February 28, 2018
I want to tell you a story I read. It is called “Everyone Knows what a Dragon Looks Like”: In a small town, lived a boy whose job it was to sweep the gateway to the city and keep it clean. He lived in a small hut by the gate and was paid in a bowl of rice and a cup of wine a day for his work. He was very poor. One day a messenger came to the village to warn them of an invading army that was marching toward them. The people of the town were afraid and after realizing that they had no army to protect them, not enough money to pay off their enemies with gifts, or enough time to run away, they prayed for salvation. The next day, a fat bald man came to the gate where the boy was sweeping and asked to see the ruler of the town because he was a powerful dragon and the answer to their prayers. The boy took him to the king but none in the court believed the fat man. The rich advisors said a dragon would look like a someone who is more wealthy than any of them could imagine. The wise counselors believed the dragon would be very wise and powerful perhaps able to perform miracles with his mind. The king declared that the dragon must look like the mightiest ruler who leads armies that would save them. But what they all agreed on was that the dragon would not look like a bald fat man. The man said that if they did not recognize him as a dragon and refused to treat him kindly for coming to save their village, that he would leave and not fulfill his task. The young boy took the man to his own little hut by the gate and gave him all the rice and wine he had, which was not very much. The fat man said, “Your village does not see who I am so they do not deserve to be saved, but for your kindness I will save this town.” With that he left through the gate and transformed into a creature that filled the sky with golden light and laughter. He met the marching enemy army and his presence over the town convinced them to turn back. The town was safe and a dragon was revealed.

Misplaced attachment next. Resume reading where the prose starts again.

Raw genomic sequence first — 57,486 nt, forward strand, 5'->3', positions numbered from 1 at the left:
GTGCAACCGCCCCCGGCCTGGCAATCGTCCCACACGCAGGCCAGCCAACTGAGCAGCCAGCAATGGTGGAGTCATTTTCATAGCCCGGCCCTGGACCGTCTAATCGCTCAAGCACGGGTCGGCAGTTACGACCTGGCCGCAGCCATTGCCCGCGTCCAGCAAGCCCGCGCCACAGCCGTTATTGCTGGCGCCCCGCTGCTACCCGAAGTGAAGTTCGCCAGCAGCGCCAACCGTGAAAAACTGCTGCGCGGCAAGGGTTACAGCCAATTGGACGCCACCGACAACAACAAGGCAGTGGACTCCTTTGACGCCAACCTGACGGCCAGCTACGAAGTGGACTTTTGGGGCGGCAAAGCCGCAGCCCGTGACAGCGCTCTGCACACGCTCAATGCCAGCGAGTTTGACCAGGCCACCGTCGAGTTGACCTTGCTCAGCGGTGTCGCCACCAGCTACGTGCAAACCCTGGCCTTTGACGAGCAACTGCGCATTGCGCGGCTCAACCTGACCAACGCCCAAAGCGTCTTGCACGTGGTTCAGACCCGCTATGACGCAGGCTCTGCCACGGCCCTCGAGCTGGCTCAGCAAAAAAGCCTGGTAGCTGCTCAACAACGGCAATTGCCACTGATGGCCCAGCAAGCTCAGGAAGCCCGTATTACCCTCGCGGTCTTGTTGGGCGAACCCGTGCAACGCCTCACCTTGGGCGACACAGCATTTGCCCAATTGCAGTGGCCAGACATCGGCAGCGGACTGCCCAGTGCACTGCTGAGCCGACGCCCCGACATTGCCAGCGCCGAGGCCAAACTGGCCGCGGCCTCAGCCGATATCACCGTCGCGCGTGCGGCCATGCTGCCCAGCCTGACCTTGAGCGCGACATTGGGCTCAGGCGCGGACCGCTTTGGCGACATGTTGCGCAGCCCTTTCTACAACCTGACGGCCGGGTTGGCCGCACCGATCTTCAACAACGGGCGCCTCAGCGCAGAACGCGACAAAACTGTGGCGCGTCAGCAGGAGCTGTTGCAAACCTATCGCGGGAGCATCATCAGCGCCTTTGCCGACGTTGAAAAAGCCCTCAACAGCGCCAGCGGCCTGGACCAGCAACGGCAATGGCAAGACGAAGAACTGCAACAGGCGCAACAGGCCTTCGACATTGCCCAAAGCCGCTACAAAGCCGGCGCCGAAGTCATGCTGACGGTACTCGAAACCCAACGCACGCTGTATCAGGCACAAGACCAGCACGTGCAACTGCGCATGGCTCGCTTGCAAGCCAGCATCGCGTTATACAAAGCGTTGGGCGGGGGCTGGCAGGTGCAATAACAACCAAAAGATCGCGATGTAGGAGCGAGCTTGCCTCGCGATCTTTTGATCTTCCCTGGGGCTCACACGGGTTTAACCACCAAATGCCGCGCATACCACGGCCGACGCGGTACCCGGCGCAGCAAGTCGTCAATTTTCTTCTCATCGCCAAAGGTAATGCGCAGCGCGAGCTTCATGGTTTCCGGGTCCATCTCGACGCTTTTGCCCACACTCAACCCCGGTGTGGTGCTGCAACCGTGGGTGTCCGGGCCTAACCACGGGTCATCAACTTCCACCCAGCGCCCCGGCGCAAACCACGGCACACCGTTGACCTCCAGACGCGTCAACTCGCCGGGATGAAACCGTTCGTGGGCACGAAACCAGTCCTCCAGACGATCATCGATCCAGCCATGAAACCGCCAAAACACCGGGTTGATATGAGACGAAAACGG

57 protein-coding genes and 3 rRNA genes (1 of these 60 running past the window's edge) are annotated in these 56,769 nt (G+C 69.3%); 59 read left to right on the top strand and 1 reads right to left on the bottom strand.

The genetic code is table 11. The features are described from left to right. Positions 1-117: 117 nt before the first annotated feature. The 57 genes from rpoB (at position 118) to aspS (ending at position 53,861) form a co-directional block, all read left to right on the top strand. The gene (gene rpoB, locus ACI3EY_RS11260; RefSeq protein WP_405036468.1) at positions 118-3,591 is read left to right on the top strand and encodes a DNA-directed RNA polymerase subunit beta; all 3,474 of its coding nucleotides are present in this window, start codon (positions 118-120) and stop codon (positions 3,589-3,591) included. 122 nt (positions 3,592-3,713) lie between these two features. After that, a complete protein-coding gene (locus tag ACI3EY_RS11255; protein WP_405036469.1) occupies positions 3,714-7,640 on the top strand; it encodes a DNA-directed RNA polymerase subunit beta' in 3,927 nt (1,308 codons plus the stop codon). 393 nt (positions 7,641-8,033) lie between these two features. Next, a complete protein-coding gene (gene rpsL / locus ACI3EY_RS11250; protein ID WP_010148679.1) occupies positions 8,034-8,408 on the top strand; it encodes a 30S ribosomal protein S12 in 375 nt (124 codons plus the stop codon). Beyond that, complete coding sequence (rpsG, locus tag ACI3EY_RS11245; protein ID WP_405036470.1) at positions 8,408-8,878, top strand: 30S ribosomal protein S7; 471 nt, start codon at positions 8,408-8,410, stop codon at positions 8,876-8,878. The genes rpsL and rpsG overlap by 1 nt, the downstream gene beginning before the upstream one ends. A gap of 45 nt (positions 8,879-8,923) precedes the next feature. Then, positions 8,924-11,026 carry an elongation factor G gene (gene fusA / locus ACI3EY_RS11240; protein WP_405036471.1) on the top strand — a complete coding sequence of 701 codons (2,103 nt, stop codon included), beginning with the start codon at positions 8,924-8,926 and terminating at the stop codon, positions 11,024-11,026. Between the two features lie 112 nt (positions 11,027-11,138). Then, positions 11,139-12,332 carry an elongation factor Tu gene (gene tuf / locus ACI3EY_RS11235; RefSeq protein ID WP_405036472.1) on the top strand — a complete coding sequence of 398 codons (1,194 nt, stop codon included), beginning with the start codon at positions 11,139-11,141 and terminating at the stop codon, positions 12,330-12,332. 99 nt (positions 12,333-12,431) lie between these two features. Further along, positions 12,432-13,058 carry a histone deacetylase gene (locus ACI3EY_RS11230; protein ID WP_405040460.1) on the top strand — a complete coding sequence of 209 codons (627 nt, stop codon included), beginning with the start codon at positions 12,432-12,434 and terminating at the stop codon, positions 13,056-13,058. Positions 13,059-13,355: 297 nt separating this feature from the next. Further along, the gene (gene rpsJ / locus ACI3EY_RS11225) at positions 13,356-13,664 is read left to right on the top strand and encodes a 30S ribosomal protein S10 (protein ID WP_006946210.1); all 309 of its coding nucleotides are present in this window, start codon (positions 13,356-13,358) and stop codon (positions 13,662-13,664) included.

I love you always my son,
April 27, 2018
My Dear Son,
There are a lot of adventures I have been thinking about that we can do later. I thought it would be fun to tell you about one of them: There is a mountain in Montana that stands tall and purple-pined near where your grandparents live. When I was just 12 years old, I climbed it to the top and thought it was very beautiful. I felt close to heaven and to god and all the world seemed to stand still from that point. I would love to take you there one day. I took your mother once, but we camped and cooked breakfast and never made it very far. It was our company we cherished that time and not the view from the mountain top. There is a lake near the top where we can camp, make a fire for warmth and food and hot chocolate. In the morning we will tidy camp and begin the climb to the peak. There will be snow at the peak even in the summertime when will likely make the climb. At the top we will build a stone cairn, which means a pointy mound of stones. It is a ritual for hikers to build these to commemorate their trip or treat the experience as a prayer for god to bless the adventure like a pilgrimage. The way down is easy. The packs are light and the incline of the mountain will speed our steps, exemplifying the difficulty of the search and the reward of finding.